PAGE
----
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German jobless rate down to 7.7 percent

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[June 01, 2010]  BERLIN (AP) -- Germany's unemployment rate declined to 7.7 percent in May as a traditional seasonal revival on the labor market combined with a resilient economy, government figures showed Tuesday.

The unadjusted jobless rate was down from 8.1 percent in April. A total of 3.242 million people were registered as unemployed in Europe's biggest economy -- 165,000 fewer than the previous month, and 217,000 fewer than a year earlier.

The seasonally adjusted rate dipped to 7.7 percent from 7.8 percent, reaching its lowest level since December 2008 -- with 45,000 fewer people out of work. That was much better than economists' forecast of a 17,000 drop.

"The spring upswing on the labor market continued in May," Federal Labor Agency chief Frank-Juergen Weise said. He also pointed to "a noticeable improvement" of "the most important indicators."

Germany has settled into a modest recovery over the past year as a healthier global economy helps its exports -- traditionally its main motor.

The economy grew by 0.2 percent in the first quarter, and business confidence has dipped only marginally amid worries about the eurozone debt crisis.

In addition, unemployment has been tamed by a government-backed program that allows companies to put workers on reduced hours in an effort to avoid layoffs.

The labor agency said 693,000 people were in that program in March, down from a peak of 1.5 million last May, apparently due largely to people returning to full-time work.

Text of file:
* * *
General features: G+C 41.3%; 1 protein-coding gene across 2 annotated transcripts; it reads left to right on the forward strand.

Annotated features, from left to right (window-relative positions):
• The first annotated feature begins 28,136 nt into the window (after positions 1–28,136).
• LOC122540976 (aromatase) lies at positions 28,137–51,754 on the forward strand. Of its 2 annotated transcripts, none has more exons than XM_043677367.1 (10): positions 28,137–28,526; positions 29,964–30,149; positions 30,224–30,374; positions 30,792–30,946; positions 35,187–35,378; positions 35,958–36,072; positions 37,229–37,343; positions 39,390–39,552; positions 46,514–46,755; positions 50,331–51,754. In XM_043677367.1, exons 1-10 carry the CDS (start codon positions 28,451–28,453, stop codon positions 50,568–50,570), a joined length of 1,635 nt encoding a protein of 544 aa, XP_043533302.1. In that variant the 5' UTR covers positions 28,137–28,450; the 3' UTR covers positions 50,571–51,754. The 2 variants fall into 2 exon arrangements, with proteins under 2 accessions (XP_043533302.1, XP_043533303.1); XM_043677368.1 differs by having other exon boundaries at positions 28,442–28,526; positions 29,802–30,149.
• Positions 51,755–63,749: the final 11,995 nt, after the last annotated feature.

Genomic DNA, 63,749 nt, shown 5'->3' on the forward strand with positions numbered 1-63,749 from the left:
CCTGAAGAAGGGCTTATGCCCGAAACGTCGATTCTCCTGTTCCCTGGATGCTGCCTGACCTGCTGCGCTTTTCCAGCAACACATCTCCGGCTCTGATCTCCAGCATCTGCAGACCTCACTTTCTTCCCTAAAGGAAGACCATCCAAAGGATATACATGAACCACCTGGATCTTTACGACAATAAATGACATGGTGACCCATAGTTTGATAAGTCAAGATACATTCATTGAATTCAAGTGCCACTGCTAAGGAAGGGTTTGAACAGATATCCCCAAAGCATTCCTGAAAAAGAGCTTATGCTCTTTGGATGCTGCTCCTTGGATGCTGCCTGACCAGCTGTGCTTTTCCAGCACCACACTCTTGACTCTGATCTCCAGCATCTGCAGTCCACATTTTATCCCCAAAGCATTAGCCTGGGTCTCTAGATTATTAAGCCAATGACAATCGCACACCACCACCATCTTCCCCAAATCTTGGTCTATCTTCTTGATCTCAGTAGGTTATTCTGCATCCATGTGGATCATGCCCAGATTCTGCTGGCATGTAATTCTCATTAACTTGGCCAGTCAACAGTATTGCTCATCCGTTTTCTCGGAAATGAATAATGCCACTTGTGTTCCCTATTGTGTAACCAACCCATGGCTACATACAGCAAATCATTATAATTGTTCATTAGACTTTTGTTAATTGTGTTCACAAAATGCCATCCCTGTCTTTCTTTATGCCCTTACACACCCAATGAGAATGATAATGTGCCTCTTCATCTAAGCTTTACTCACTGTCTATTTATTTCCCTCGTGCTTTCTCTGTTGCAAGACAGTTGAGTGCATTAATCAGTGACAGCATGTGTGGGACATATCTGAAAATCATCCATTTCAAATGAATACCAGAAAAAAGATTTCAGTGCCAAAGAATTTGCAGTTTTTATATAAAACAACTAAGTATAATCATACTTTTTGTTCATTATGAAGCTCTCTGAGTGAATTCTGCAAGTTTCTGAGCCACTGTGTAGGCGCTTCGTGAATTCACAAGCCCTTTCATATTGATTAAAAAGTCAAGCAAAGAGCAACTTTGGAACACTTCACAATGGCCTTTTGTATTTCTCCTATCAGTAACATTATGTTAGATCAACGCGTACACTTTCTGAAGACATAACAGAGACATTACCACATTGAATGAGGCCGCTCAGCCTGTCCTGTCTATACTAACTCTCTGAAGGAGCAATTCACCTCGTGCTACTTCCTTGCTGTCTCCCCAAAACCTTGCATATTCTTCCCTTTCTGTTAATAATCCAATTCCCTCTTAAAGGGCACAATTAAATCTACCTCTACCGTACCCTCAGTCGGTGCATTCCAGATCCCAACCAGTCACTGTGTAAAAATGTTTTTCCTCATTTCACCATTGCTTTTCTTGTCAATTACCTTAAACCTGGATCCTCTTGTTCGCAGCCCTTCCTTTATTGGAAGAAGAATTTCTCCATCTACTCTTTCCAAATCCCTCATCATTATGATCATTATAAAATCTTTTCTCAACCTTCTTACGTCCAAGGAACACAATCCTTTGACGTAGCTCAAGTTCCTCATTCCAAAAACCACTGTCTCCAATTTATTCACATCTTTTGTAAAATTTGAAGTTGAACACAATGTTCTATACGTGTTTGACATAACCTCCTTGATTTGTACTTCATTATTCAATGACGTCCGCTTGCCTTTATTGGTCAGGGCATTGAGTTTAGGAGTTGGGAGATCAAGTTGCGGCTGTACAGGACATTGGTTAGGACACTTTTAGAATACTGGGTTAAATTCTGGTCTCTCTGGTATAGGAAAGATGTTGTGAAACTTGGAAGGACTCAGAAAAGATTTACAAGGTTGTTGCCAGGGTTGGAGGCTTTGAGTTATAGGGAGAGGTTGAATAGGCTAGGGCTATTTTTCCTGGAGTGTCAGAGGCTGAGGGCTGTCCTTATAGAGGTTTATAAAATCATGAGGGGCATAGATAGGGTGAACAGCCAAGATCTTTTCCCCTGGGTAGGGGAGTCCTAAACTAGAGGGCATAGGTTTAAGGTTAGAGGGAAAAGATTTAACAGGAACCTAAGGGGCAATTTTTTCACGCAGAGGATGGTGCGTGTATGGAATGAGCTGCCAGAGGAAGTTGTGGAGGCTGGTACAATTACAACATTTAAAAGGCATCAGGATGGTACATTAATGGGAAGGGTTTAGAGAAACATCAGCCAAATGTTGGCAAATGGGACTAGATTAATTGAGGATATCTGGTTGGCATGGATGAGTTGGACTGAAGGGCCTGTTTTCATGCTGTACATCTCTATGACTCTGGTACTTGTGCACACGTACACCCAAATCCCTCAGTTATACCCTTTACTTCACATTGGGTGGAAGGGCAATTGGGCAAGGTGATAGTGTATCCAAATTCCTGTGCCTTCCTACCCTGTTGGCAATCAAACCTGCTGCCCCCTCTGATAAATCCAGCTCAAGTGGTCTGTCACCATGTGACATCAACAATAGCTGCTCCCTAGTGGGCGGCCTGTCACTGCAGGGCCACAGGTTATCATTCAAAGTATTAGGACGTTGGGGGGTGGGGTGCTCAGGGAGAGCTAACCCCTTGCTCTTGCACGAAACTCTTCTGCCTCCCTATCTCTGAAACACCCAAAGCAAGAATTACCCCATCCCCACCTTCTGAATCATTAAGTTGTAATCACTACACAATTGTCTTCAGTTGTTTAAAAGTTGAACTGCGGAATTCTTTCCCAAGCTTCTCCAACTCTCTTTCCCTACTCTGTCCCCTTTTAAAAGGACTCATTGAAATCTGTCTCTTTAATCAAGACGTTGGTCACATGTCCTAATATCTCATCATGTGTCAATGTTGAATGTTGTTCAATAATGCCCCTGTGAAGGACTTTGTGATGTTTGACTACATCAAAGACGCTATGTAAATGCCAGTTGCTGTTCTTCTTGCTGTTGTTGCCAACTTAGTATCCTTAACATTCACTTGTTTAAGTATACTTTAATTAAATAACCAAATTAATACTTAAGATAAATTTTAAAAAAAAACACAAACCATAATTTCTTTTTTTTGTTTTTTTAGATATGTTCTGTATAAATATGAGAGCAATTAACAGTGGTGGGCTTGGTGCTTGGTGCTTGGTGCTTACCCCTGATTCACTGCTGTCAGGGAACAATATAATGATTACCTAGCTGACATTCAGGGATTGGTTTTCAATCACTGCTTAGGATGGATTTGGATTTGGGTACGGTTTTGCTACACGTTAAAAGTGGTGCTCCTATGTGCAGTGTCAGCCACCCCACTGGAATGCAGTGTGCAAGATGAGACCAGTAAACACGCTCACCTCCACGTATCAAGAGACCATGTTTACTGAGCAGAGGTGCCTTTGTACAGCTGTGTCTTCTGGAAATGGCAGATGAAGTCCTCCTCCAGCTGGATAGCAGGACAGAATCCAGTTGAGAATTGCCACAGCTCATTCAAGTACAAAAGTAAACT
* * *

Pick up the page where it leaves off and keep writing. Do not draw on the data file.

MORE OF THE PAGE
"The bogey of mass unemployment has been shooed away," said Carsten Brzeski, an analyst with ING Group in Brussels, adding that the labor market seems to be turning "much earlier than many had thought."

"Leading indicators, historical evidence and latest promising recruitment plans all suggest that the current positive trend on the German labor market will continue in the coming months," Brzeski said. "It should only be a matter of a few months before the unemployment rate returns to its pre-crisis level."

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Timo Klein, an economist at IHS Global Insight in Frankfurt, also predicted a continued decline this year in adjusted unemployment.

Still, he cautioned that there is a risk of the economic recovery slowing in the year's second half "due to eurozone troubles, related concerns about some banks in Europe, and expected fiscal tightening in many European countries including Germany."

Chancellor Angela Merkel's government is currently mulling how to shave billions off the budget for the coming years in an effort to bring down debt.

A separate report Tuesday from the Federal Statistical Office offered a sign of hope on domestic demand, long a weak spot.

It said retail sales were up 1 percent on the month in April, although they were off 3.1 percent on the year.

[Associated Press; By GEIR MOULSON]

Copyright 2010 The Associated Press. All rights reserved. This material may not be published, broadcast, rewritten or redistributed.


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